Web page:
chickenfeet: (Default)
I had a bit of an urge to cook Thai again, or at least to be a bit more sophisticated than making a batch of pork with basil and chillis for the freezer. So I did. Last night we had:

Salad of green mango and shrimp
Pork stirfried with long beans and roasted chilli paste
Choo chee curry of tofu
Steamed gai lan with oyster sauce
Nam prik kapi with fresh and pickled vegetables

I couldn't be bothered to make a soup as well.

Tofu is a good choice for a choo chee curry. It's normal to use fish or seafood but the curry rather tends to overwhelm the seafood flavour and it ends up being mostly about texture. Firm tofu provided that quite well. Pickled garlic goes very well with this curry.
chickenfeet: (fishy)
Last night I decided to cook the classic Issan combo; grilled chicken, papaya salad and sticky rice.

Grilled chicken

Pound lemongrass, garlic, coriander root and white pepper to a paste. Rub it over the chicken (whole, parts or boneless chunks). Marinade for at least two hours. Grill, preferably over charcoal but whatever. Serve with sweet chilli sauce and/or Jaew.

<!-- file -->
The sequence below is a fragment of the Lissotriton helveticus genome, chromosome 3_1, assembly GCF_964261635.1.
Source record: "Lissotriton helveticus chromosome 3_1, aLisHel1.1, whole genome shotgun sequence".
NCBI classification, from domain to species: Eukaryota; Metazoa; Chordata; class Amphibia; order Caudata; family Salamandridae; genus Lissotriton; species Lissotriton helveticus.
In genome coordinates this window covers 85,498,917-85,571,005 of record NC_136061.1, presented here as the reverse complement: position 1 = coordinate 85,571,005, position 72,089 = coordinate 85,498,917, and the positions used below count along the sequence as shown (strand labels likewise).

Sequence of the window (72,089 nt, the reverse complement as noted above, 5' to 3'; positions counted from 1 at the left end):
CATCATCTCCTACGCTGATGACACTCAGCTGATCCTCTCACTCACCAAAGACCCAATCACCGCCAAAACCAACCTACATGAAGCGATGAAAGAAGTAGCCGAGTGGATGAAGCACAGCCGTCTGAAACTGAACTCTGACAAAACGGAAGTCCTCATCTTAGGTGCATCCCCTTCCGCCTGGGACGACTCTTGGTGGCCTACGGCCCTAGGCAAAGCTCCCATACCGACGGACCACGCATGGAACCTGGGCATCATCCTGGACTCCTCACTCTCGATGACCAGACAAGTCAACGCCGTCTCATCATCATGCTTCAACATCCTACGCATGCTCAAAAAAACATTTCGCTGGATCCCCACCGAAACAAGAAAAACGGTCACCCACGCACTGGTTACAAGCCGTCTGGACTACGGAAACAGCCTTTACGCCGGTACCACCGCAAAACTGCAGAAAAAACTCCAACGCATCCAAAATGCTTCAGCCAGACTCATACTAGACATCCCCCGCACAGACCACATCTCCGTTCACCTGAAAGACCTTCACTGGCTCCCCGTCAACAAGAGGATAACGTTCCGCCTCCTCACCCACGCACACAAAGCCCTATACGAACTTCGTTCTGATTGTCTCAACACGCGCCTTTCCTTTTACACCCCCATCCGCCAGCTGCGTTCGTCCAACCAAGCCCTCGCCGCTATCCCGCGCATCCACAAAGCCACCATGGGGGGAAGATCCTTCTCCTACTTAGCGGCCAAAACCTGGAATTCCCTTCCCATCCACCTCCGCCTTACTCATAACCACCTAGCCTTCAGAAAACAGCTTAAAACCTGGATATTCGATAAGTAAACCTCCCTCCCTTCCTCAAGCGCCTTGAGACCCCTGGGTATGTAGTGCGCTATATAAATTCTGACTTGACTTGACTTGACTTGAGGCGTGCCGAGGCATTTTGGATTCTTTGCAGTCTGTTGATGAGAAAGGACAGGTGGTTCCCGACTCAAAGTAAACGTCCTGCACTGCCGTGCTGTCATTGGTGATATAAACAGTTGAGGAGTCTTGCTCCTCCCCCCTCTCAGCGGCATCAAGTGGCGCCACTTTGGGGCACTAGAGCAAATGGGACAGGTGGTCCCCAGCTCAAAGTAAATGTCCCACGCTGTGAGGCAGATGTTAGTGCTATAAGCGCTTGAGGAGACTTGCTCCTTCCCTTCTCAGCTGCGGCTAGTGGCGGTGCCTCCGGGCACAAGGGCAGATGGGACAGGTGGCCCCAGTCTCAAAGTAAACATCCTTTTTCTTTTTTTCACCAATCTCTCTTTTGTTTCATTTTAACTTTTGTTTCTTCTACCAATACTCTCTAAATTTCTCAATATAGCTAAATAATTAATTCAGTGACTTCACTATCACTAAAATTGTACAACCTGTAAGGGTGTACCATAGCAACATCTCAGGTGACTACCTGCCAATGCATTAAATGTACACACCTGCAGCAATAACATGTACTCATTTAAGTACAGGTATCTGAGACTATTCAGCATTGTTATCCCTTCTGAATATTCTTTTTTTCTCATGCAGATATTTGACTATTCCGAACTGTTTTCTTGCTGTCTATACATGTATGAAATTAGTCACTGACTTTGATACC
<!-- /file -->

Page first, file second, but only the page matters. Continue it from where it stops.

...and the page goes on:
Papaya salad

Peel, seed and shred one unripe papaya. In a mortar and pestle bash 5-10 bird's eye chillis, 4 or 5 cloves of garlic and a few coriander roots. Take two pieces of fermented fish (this is the Issan bit) and bring to the boil with 125ml of water. Simmer until the fish has dissolved then strain, reserving the liquid. (Have extractor fan on full blast and dispose of the strained fish solids rapidly. This stuff could be used for chemical warfare). Halve 8 or so cherry tomatoes and cut 3 or 4 long beans into 2.5cm pieces. Add the chilli/garlic paste, tomatoes and beans to the papaya and mix well. Now add some of the fish liquor and some lime juice to the salad and mix thoroughly, ideally pounding it a bit to blend the flavours. Keep adding, mixing and pounding until the salad is to your taste. It should be quite spicy, pungent, slightly salty and slightly sour.

Serve the chicken and salad with steamed sticky and a plate of raw herbs and veggies. When I had this kind of chicken in Thailand it usually came with white cabbage and cilantro. Last night we had sweet red pepper, black radish, long beans, cilantro and white turmeric.

For a non-Issan variant on this, serve jasmine rice rather than sticky rice. For the salad, use fish sauce instead off the fermented fish liquor, add a little palm sugar and some dried shrimps (or salted rice field crabs if feeling brave). Crushed peanuts may also be added.